Question about Zanussi FJD1466S Front Load Washer

2 Answers

Fabric conditioner still in draw after wash cycle

The fabric conditioner is not been fully taken into the washing machine (FJD1466W). After the wash cycle has finished the fabric conditioner is watered down but still apparent in the draw. I have cleaned all inside the draw and inside where the draw goes and run service washes. Any help greatly appreciated

Posted by Andrew Wainwright on

  • 3 more comments 
  • Andrew Wainwright Apr 29, 2007

    Before I posted the problem I stripped the draw down and cleaned it all out as well as cleaning all inside the area where the draw goes as best as I could.

    I don't understand how the syphon works or how the fabric conditioner part manages to empty itself of the conditioner.

  • Anonymous Apr 19, 2009

    I have the same problem, what ever wash I put the machine on the fabric conditioner is always left in the draw. I often run service washes and I also use a descaler to keep the machine in good clean condition

  • Anonymous Mar 15, 2014

    Washing machine does not use fabric conditioner and still leaving water in the washer after cycle?

  • Anonymous Mar 30, 2014

    The fabric softener does not empty from the soap draw at the end of the wash cycle the conditioner is still left in the soap draw

  • Anonymous Apr 01, 2014

    detergent draw still got fabric conditior in it,and black slime, needs to be cleaned but cant get draw out.also when wash is compleat, got black marks on washing

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This video will show you how to keep your soap draw clear and how to service the parts
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Posted on Jul 30, 2013

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This is usually a matter of pulling the drawer right out (it is designed to let you do this) and taking it to bits (it's designed for this too). Most front-loaders have a bit of a design weakness in that the bit that gets blocked with conditioner isn't immediately obvious without a little bit of prior dismantling. Once you get the top off the drawer, you'll almost certainly find the siphon tube gummed up with old conditioner. Clean this up under a hot tap, then reassemble and all should be well. A.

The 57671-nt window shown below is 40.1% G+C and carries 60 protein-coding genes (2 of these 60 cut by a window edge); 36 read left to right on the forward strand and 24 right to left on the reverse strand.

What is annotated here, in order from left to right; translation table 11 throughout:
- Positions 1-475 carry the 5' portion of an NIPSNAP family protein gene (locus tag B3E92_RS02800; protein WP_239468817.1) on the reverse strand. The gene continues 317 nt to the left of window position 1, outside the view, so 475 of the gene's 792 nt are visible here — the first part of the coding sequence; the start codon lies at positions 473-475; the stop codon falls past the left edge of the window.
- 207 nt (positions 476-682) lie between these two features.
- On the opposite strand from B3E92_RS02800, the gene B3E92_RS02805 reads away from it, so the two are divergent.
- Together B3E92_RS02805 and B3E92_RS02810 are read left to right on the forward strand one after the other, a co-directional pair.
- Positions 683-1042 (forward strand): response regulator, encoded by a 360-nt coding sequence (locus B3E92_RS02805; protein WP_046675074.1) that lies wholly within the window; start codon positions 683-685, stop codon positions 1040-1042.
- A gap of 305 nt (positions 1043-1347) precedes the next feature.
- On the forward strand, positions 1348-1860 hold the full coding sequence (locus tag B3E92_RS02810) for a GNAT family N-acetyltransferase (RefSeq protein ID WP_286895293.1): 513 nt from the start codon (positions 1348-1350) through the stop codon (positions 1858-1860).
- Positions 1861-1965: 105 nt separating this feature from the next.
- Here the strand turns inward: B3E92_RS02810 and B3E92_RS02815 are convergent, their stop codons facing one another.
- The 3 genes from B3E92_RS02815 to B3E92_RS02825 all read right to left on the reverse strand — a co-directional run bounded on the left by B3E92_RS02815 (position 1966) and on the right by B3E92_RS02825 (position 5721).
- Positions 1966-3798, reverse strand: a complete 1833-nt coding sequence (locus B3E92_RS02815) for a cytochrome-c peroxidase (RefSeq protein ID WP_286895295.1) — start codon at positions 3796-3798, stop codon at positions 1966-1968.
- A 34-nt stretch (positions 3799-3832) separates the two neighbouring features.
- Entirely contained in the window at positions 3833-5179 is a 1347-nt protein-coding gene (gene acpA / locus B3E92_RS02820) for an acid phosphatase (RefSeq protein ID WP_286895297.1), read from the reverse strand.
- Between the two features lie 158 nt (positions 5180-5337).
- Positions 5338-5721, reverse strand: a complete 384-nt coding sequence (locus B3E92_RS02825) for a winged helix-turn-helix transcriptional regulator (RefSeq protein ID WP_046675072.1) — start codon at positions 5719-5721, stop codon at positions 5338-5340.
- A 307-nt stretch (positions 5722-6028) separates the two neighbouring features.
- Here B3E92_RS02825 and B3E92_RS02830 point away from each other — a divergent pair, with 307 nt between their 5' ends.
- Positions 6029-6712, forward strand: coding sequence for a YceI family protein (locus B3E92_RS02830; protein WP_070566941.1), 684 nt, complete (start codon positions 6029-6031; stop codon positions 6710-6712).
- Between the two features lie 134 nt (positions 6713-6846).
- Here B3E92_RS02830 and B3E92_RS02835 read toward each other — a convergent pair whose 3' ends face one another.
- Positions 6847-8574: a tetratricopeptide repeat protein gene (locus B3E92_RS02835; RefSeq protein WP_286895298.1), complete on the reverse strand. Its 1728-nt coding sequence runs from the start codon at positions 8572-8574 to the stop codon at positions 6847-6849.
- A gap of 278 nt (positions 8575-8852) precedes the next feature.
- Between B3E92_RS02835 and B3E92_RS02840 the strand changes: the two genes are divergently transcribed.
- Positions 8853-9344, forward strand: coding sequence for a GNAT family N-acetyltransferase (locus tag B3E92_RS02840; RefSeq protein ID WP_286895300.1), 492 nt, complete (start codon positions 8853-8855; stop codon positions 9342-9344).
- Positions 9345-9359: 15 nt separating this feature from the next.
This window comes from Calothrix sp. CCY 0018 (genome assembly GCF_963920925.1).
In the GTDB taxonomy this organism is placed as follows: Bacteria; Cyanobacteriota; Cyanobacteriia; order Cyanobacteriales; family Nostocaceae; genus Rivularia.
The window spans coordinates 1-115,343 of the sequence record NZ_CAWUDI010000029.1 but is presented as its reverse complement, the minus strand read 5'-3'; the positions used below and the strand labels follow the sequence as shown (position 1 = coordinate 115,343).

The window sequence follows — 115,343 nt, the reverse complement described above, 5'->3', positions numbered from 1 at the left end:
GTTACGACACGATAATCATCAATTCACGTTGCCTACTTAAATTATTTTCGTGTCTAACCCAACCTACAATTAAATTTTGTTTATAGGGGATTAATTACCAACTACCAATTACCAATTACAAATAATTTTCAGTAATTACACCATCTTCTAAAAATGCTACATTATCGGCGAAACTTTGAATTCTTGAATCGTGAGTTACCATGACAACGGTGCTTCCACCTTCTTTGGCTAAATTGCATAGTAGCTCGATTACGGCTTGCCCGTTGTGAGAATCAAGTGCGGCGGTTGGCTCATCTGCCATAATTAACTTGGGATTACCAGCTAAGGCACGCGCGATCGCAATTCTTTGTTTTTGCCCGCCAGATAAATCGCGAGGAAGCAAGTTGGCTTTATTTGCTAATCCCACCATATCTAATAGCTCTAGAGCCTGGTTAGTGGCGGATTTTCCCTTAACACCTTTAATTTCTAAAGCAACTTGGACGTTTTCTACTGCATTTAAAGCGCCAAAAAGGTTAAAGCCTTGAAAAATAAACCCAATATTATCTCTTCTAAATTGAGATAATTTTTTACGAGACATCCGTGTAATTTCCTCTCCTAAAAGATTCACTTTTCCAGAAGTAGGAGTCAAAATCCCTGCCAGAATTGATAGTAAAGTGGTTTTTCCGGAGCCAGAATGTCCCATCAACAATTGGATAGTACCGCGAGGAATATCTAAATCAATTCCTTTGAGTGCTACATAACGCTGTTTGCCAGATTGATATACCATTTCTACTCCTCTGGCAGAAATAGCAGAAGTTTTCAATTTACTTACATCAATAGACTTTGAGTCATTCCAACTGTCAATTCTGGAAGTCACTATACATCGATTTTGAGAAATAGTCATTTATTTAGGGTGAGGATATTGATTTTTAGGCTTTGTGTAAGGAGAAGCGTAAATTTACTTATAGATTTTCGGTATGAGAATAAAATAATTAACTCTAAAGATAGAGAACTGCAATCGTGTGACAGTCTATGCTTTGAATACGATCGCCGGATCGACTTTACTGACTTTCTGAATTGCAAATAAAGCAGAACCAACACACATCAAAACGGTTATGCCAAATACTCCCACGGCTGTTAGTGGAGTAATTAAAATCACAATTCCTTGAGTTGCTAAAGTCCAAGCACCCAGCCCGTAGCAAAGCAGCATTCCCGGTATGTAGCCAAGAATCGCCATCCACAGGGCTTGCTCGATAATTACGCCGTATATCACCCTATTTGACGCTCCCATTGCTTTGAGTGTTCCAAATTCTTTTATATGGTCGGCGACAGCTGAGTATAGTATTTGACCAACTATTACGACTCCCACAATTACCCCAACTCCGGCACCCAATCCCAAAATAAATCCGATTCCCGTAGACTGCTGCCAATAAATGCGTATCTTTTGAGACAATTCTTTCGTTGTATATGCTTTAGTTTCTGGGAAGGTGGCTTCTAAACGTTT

Posted on Apr 25, 2007

  • Anonymous Apr 29, 2007

    Here's how it works.

    There's a small tube comes up through the floor of the drawer. The height of this tube is chosen so that the top is just above the surface when you first pour conditioner in.

    A cap built into the lid of the drawer fits over the top of this tube, and extends almost to the bottom of the drawer.

    Between them - and this takes a bit of a leap of imagination to picture - the tube and the cap form a channel which goes from the floor of the drawer up to a point above the normal conditioner level, then down to a point lower the the bottom of the drawer (and outside). For most of the cycle, as you might expect, the conditioner sits in the bottome of the drawer, unable to climb the wall of the outlet tube.

    During the fill for the final rinse, the machine squirts water into the drawer, (hence your watered-down conditioner), raising the liquid level above the top of the tube.

    Not surprisingly, the overflowing conditioner starts to run out down the tube. You've now got liquid running up the gap between the cap and the tube, and running down the inside of the tube.

    Even when the flow of water into the drawer stops, the drawer will continue to drain until empty, because between them, the tube and the cap form a siphon.

    Although not 100% accurate, it helps to think of it like this: The whole "up then down" channel formed by the cap and the tube are now full of liquid. There are two bits (legs) to this - one between the cap and the tube, and the other in the tube itself.

    In both these legs, the liquid would flow downwards if anything could come in the top to fill the space the liquid left behind. Since the top is closed off, the two legs have to fight one another. Since (here's where the explanation is slightly fudged) the leg in the middle of the tube goes down slightly deeper than the one between the cap and the tube, there's a slightly greater weight of liquid in it - as a result, the tube wins the fight. Imagine a balance tipping towards the heavier weight: The liquid in the tube runs downwards, drawing liquid up the gap between the cap and the tube to replace it. The gap is replenished from the drawer, and liquid keeps on pouring up, over, down and out until the liquid level in the drawer reaches the bottom of the cap (i.e. until the drawer is nearly empty).

    Although the usual cause of these symptoms is the gap between cap and tube getting gummed up, other possibilities are:

    1. Water not being squirted into the conditioner section (try running a final rinse with the drawer remover, and see where the water goes)

    2. Cracked, poorly fitted, or missing cap allows air in - which would destroy the siphon effect.

    3. Poorly fitted cap doesn't go far enough towards the bottom of the drawer - the drawer will always only empty as far as the bottom of the cap.

    A.

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